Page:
Definition: The idea of completeness or wholeness is at the root of the Hebrew term for integrity. And the reason I state that is because our text is found in the Hebrew Old Testament today. The term “integrity” has within it the idea of an integer. What is an integer? Within the realm of mathematics, it is one whole number. It is not one number and part of another number. It is not fractionalized. Rather, an integer suggests completeness or wholeness.

Application: When we apply this concept to our lives, we understand that we are considered whole or complete people when our beliefs have been integrated into our behavior. A person of integrity is not fractionalized with duplicity or hypocrisy. A heart and life of integrity is consistent in one honest direction. If a person of integrity begins a job, they finish it. If they make a promise, they keep it. If they commit a huge mistake, they admit it. If they believe something, they support that belief with their lifestyle. In this sense, they are whole and complete without a fractionalized life.

Texts: There are two places in the Old Testament that we need to go today. The first is 1 Samuel 16:7. The second is Psalm 78:70-72.

Text #1 Recitation and Background Information: King Saul turned out to be a disobedient king. God told Samuel that one of the sons of Jesse would be chosen as Israel’s next king. Seven of Jesse’s sons were passed over. When Samuel was looking at Jesse’s sons to determine which one of them was to be anointed the next King of Israel, the LORD told him.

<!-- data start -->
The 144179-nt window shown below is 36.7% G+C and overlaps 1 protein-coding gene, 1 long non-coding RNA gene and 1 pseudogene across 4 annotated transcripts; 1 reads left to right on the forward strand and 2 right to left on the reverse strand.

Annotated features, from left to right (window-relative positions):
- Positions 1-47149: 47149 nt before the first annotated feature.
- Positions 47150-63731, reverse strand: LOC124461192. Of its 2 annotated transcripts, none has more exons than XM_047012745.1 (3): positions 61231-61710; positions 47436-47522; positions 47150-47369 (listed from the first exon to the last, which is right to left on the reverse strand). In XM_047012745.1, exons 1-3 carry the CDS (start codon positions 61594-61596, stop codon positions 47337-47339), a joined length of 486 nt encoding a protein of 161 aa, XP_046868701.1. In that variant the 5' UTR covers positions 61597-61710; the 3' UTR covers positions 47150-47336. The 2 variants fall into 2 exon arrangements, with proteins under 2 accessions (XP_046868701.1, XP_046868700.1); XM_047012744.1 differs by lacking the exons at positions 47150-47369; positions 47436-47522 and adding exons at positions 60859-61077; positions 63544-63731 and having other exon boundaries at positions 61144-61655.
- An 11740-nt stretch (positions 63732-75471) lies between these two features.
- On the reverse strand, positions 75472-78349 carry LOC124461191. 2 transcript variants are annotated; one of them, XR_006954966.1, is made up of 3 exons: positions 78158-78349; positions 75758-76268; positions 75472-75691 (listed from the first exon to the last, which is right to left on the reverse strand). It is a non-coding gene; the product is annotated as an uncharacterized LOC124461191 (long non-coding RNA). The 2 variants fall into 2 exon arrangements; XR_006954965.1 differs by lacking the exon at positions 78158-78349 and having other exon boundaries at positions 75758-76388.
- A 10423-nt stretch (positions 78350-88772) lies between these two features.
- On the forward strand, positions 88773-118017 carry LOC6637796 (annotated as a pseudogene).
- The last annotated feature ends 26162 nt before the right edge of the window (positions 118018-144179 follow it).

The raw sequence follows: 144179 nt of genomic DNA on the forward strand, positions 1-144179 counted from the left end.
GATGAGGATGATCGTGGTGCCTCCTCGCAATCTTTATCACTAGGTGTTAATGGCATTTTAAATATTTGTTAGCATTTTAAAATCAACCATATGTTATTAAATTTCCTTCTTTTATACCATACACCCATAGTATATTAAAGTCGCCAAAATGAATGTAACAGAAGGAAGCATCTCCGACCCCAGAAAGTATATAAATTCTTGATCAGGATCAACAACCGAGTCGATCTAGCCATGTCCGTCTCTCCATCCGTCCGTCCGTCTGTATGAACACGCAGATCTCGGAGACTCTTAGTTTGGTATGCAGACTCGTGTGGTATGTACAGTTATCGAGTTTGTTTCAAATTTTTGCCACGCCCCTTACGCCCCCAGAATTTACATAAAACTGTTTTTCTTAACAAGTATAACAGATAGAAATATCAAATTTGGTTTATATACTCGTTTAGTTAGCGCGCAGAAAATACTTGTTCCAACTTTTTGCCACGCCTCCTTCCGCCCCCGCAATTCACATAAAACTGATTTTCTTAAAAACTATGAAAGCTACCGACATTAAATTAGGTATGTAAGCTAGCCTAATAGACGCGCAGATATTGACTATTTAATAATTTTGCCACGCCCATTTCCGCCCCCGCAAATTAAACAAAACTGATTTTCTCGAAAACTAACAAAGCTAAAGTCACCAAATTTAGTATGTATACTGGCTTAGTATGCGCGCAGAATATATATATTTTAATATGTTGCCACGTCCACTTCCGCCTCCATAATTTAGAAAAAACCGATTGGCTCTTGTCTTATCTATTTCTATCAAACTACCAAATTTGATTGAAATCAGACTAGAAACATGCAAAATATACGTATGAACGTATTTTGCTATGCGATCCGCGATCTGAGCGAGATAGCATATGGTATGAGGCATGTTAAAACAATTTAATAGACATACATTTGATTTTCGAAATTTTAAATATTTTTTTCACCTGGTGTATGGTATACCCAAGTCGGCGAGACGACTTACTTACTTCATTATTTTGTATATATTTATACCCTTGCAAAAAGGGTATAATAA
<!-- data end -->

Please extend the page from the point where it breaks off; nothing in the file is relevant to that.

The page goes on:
1 Samuel 16:7: “But the LORD said to Samuel, “Do not look at his appearance or at the height of his stature, because I have rejected him; for God sees not as man sees, for man looks at the outward appearance, but the LORD looks at the heart.”

We learn from this that integrity is not something that we can necessarily see. Samuel could not see it, but God could. So integrity is an issue of the heart that God sees. David, Jesse’s youngest son, was finally chosen. It’s neat that such a young lad was chosen, but to me, this is not the most remarkable fact in this story. In fact, we have all heard of young phenomenal people who make a big impact at an early age.

Illustration: I can remember as a boy watching Dwight Gooden at 19 years of age starting in the major leagues for the New York Mets. That was remarkable. So younger people are making significant contributions in several disciplines and careers all over the world and they have been doing so for centuries.